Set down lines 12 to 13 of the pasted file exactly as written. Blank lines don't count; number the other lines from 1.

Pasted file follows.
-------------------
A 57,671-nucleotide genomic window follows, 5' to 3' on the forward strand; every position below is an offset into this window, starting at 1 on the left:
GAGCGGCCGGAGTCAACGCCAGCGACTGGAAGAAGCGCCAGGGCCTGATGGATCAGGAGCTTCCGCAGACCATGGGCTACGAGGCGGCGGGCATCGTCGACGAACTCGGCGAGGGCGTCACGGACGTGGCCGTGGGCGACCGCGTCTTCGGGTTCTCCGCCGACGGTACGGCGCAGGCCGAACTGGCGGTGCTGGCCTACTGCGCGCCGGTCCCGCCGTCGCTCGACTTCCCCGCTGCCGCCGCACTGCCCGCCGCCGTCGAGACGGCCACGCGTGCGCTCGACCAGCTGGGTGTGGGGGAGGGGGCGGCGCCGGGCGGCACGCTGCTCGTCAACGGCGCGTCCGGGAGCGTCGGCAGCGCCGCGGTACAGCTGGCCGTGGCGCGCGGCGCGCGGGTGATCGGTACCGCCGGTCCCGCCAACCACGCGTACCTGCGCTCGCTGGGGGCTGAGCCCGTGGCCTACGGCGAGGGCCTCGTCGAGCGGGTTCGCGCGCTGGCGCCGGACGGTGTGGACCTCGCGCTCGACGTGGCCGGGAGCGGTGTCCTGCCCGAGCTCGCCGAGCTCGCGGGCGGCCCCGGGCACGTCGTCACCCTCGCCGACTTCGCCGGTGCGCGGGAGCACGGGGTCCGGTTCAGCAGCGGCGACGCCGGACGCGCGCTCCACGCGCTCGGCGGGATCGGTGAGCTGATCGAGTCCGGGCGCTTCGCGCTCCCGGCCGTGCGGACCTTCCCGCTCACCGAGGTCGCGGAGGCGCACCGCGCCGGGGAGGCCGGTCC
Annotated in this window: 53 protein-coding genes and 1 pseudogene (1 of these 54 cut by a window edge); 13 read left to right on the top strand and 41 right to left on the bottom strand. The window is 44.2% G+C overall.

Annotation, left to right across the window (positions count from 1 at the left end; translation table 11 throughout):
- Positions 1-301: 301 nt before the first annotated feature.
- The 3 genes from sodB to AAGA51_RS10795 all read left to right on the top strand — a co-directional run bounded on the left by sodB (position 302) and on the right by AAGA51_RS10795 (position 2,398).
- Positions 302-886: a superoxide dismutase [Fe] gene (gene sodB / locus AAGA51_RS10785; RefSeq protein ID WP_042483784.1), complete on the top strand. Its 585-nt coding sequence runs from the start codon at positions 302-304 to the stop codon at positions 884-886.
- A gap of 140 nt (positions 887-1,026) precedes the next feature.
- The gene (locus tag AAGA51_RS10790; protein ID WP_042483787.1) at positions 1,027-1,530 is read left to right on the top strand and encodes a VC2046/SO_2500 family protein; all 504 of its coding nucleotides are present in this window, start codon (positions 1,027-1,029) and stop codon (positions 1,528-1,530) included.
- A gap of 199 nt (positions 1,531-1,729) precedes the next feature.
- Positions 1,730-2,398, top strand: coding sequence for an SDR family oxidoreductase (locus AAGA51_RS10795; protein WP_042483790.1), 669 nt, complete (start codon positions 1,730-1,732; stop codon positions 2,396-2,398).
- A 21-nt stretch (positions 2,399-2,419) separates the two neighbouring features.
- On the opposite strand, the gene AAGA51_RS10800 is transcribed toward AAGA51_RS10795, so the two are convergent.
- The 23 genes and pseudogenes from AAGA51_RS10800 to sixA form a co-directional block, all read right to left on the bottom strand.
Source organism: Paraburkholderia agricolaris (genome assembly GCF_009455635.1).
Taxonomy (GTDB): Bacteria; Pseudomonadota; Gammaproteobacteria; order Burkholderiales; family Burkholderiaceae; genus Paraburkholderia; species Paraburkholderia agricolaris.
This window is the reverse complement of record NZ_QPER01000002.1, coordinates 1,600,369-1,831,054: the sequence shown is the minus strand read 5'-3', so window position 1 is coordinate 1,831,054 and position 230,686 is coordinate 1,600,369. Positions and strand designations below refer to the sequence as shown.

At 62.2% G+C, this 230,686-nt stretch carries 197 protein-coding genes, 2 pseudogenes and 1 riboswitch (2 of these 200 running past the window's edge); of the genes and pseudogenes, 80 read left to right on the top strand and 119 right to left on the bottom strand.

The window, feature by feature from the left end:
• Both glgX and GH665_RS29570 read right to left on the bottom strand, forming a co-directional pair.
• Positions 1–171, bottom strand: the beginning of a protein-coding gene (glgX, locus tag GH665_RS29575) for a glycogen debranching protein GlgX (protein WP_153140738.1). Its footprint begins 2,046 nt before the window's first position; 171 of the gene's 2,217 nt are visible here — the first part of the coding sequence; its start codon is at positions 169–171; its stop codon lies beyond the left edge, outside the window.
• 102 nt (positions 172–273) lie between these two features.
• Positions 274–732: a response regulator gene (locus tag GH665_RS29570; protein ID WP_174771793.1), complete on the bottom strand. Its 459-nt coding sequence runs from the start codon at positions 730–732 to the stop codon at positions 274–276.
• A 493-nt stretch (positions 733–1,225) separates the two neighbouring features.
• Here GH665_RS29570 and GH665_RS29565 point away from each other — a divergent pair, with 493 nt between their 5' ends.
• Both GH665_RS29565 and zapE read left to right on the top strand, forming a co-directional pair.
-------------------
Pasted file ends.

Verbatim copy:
- A 21-nt stretch (positions 2,399-2,419) separates the two neighbouring features.
- On the opposite strand, the gene AAGA51_RS10800 is transcribed toward AAGA51_RS10795, so the two are convergent.